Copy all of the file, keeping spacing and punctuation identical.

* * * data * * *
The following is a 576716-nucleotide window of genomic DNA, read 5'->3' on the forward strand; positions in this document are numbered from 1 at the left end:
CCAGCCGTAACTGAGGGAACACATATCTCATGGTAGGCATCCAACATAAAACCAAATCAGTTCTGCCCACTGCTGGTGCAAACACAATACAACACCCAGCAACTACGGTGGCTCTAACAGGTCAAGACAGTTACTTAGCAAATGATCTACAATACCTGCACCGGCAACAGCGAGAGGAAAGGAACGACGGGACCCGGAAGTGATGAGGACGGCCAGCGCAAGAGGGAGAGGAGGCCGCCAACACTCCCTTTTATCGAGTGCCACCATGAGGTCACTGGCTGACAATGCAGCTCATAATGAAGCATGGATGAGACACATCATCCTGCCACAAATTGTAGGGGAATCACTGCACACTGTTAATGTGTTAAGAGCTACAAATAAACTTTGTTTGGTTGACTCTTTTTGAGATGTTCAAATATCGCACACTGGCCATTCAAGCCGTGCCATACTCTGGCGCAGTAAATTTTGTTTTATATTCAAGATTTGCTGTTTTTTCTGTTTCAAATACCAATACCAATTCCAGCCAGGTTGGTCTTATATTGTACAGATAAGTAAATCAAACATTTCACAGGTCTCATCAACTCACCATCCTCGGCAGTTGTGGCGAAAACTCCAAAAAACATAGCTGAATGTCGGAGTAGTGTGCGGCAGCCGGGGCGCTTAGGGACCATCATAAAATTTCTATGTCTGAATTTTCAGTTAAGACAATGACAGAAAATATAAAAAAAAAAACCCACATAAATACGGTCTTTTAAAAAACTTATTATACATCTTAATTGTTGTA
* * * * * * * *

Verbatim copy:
The following is a 576716-nucleotide window of genomic DNA, read 5'->3' on the forward strand; positions in this document are numbered from 1 at the left end:
CCAGCCGTAACTGAGGGAACACATATCTCATGGTAGGCATCCAACATAAAACCAAATCAGTTCTGCCCACTGCTGGTGCAAACACAATACAACACCCAGCAACTACGGTGGCTCTAACAGGTCAAGACAGTTACTTAGCAAATGATCTACAATACCTGCACCGGCAACAGCGAGAGGAAAGGAACGACGGGACCCGGAAGTGATGAGGACGGCCAGCGCAAGAGGGAGAGGAGGCCGCCAACACTCCCTTTTATCGAGTGCCACCATGAGGTCACTGGCTGACAATGCAGCTCATAATGAAGCATGGATGAGACACATCATCCTGCCACAAATTGTAGGGGAATCACTGCACACTGTTAATGTGTTAAGAGCTACAAATAAACTTTGTTTGGTTGACTCTTTTTGAGATGTTCAAATATCGCACACTGGCCATTCAAGCCGTGCCATACTCTGGCGCAGTAAATTTTGTTTTATATTCAAGATTTGCTGTTTTTTCTGTTTCAAATACCAATACCAATTCCAGCCAGGTTGGTCTTATATTGTACAGATAAGTAAATCAAACATTTCACAGGTCTCATCAACTCACCATCCTCGGCAGTTGTGGCGAAAACTCCAAAAAACATAGCTGAATGTCGGAGTAGTGTGCGGCAGCCGGGGCGCTTAGGGACCATCATAAAATTTCTATGTCTGAATTTTCAGTTAAGACAATGACAGAAAATATAAAAAAAAAAACCCACATAAATACGGTCTTTTAAAAAACTTATTATACATCTTAATTGTTGTA